Although the Corn Belt seems likely to remain rather wet during the days just ahead, conditions drier than those seen through much of spring seem likely to prevail. There seems to be little threat of heat and/or dryness during the critical pollination period, which bodes well for the fall harvest. That may partially explain the overnight slippage in corn futures. Traders are also quite conscious of European financial problems as well as the ongoing breakdown in Chinese equities. Those concerns are likely weighing on prices as well. The US Dollar Index is down 0.24 to 96.64. September corn futures slid 0.5 cents to $4.2275/bushel Tuesday night, while December lost 0.75 cents to $4.3225.     

The soy complex proved surprisingly mixed Tuesday night, but firmed early this morning. Nearby beans led the way higher, with deferred contracts switching to higher quotes as well. Oil was mostly higher, thereby seeming to reflect concurrent energy strength rather than Asian palm oil losses. Meal quotes lagged, possibly due to concerns about the potential for reduced Chinese meal demand. The expiring July future may have reflected ideas about short old-crop supplies, whereas improved production prospects may be limiting gains.  August soybeans ran up 5.25 cents to $9.975/bushel shortly after dawn Wednesday, while August soyoil added 0.18 cents to 31.70 cents/pound, and July meal inched $04 higher to $342.9/ton.    

Prospects for drying conditions across the Great Plains depressed wheat futures again overnight, especially after Monday’s USDA Crop Progress report stated such a major surge in winter wheat harvesting last week. Northern dryness may be hurting spring wheat production potential somewhat, but that didn’t keep the Minneapolis market from lagging its winter-wheat counterparts in early action. The tenuous global financial situation may also be encouraging bears. September CBOT wheat futures fell 5.75 cents to $5.795/bushel in early Wednesday trading, while July KC wheat dropped 5.75 cents at $5.805/bushel, and September MWE slumped 8.5 to $6.15. 

Live cattle futures continued lower Tuesday then rebounded late in the day, despite cash beef values continuing their downward slide.  Monday’s afternoon USDA boxed beef cutout report stated choice cutout down 2.47 cents/pound and select down 4.13. Bears simply couldn’t force the nearby August contract below the 150-cent level. However, Tuesday’s beef losses were also quite large, which bodes ill for today’s opening. August cattle futures rallied 0.57 cents to 151.07 cents/pound Tuesday, while December futures rose 0.37 cents to 154.85.  Meanwhile, August feeder cattle futures edged up 0.15 cents to 217.12 cents/pound, and November feeders were unchanged at 213.00.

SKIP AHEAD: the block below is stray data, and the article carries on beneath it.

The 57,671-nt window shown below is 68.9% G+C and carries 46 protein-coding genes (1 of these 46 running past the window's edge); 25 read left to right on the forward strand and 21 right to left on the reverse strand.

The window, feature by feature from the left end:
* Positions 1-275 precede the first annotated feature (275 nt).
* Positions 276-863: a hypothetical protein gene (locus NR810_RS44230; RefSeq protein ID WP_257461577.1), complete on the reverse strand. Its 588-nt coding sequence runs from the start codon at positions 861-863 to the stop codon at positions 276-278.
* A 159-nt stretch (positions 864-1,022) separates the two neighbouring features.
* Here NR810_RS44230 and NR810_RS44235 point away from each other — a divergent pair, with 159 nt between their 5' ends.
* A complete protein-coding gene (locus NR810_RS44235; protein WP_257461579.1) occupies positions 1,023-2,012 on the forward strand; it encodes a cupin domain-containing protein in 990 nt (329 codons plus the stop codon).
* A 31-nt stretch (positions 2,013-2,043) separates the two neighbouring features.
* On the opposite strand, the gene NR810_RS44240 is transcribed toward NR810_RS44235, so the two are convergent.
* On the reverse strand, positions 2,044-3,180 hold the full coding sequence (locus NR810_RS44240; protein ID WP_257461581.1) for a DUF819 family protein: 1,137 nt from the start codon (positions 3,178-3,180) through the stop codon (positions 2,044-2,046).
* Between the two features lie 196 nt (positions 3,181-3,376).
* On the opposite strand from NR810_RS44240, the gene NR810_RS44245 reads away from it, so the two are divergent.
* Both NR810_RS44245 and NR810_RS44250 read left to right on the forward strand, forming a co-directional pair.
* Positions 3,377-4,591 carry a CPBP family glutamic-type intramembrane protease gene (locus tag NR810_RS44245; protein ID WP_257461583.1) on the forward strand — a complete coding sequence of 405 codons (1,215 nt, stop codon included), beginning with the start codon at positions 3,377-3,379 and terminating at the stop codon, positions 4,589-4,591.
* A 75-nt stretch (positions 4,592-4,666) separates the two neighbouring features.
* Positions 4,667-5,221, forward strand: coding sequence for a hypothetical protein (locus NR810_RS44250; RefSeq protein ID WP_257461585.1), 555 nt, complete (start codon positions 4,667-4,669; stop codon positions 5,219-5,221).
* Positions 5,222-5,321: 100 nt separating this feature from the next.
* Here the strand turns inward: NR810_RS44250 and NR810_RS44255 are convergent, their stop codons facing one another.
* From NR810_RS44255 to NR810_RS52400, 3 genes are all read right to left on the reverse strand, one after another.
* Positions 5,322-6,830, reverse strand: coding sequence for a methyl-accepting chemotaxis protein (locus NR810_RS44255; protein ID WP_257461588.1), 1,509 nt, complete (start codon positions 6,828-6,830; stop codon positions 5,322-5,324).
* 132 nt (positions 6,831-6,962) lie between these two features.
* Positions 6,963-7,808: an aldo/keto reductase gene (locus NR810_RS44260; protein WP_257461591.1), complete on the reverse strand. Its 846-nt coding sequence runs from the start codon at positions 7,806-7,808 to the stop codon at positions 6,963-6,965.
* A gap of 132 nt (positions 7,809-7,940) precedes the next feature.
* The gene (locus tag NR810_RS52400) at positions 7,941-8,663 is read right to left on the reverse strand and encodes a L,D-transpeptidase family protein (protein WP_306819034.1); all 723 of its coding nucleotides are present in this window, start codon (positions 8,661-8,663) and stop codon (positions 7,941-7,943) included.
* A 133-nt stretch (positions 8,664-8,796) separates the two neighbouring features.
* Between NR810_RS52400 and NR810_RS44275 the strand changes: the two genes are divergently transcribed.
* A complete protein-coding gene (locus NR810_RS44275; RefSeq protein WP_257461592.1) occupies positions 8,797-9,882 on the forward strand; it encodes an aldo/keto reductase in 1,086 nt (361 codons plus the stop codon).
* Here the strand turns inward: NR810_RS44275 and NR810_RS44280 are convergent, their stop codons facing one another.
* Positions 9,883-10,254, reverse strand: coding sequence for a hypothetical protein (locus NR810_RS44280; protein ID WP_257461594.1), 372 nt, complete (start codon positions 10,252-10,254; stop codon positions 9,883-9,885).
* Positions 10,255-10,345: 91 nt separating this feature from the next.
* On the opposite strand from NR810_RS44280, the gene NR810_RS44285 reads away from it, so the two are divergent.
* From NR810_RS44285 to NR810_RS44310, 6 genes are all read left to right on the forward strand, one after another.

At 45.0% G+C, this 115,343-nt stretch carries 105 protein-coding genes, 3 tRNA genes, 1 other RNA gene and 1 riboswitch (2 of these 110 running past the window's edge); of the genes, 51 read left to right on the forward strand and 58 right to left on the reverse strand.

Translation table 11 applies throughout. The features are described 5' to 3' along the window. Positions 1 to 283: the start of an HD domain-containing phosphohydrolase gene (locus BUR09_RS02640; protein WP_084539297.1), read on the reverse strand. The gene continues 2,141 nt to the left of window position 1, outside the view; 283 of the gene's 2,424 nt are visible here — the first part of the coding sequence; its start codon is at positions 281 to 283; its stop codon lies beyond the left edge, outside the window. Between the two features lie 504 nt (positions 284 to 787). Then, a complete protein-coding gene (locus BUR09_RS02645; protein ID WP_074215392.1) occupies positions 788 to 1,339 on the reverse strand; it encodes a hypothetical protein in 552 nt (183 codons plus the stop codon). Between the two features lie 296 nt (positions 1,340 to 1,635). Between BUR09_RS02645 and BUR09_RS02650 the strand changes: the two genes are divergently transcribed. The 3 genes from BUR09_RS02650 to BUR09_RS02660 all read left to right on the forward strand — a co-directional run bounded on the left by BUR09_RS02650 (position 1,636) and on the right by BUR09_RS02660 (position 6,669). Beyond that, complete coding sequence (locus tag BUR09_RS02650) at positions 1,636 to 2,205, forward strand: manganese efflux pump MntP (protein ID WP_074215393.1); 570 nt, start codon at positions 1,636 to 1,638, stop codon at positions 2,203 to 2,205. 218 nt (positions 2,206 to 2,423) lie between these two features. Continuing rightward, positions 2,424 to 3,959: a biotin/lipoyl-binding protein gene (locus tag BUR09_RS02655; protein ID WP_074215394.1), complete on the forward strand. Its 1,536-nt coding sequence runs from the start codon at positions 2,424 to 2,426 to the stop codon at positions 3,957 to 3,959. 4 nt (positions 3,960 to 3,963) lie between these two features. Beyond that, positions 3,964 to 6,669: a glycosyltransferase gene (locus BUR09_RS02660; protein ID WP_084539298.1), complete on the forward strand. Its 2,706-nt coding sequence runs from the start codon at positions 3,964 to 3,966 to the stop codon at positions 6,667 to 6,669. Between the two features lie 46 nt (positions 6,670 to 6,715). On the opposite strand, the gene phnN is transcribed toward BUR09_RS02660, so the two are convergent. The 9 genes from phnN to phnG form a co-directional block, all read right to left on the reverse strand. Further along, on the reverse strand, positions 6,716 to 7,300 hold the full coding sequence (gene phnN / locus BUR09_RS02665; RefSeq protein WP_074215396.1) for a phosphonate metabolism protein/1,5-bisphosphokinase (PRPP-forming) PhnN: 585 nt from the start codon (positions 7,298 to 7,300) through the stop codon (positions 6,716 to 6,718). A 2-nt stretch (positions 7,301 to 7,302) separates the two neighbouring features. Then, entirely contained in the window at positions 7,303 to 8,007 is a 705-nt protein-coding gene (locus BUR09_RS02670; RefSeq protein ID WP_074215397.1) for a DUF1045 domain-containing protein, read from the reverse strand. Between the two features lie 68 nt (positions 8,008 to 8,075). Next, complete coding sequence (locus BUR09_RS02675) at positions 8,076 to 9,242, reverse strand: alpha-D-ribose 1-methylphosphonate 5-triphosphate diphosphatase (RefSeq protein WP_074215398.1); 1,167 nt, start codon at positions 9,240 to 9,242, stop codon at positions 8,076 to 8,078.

Lean hogs futures rallied along with much of the livestock complex today. Buyer support continued to find its way to the hog market today as futures firmed. This burst of strength in the proteins could in part be tied to the significant pullback in corn and beans after the stocks-driven run-up.  In the longer run, hog traders are still keeping an eye on grain price hikes that could reduce finishing weights and further reduce farrowing intentions.  August hog futures gained .50 cents to 76.50 cents/pound Tuesday, while December was up .27 cents to 63.67. 

ICE cotton futures slid Tuesday perhaps as a casualty of the larger weakness in commodities and the stronger dollar.  Some analysts feel the Friday WASDE could reduce U.S. production by 500,000 bales. This would bring production down to 14 million bales.  Extra scrutiny will be placed on the Texas Planted Acreage report and a revised number, if there is one, will be reflected in the August report.  July cotton futures fell .96 cents to 65.47 cents/pound Tuesday, while December fell 1.13 to 65.82.